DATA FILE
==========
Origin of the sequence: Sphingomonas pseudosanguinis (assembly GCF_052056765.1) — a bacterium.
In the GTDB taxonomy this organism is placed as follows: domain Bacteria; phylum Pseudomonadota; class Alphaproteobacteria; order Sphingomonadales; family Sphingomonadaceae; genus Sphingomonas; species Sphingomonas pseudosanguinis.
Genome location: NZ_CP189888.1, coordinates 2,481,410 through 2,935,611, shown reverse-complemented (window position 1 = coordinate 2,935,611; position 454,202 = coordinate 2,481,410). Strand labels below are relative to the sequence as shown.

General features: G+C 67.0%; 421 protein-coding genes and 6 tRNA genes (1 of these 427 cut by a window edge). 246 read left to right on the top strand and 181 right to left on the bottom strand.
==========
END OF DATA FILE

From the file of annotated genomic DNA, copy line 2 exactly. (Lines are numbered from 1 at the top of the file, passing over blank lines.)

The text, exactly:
In the GTDB taxonomy this organism is placed as follows: domain Bacteria; phylum Pseudomonadota; class Alphaproteobacteria; order Sphingomonadales; family Sphingomonadaceae; genus Sphingomonas; species Sphingomonas pseudosanguinis.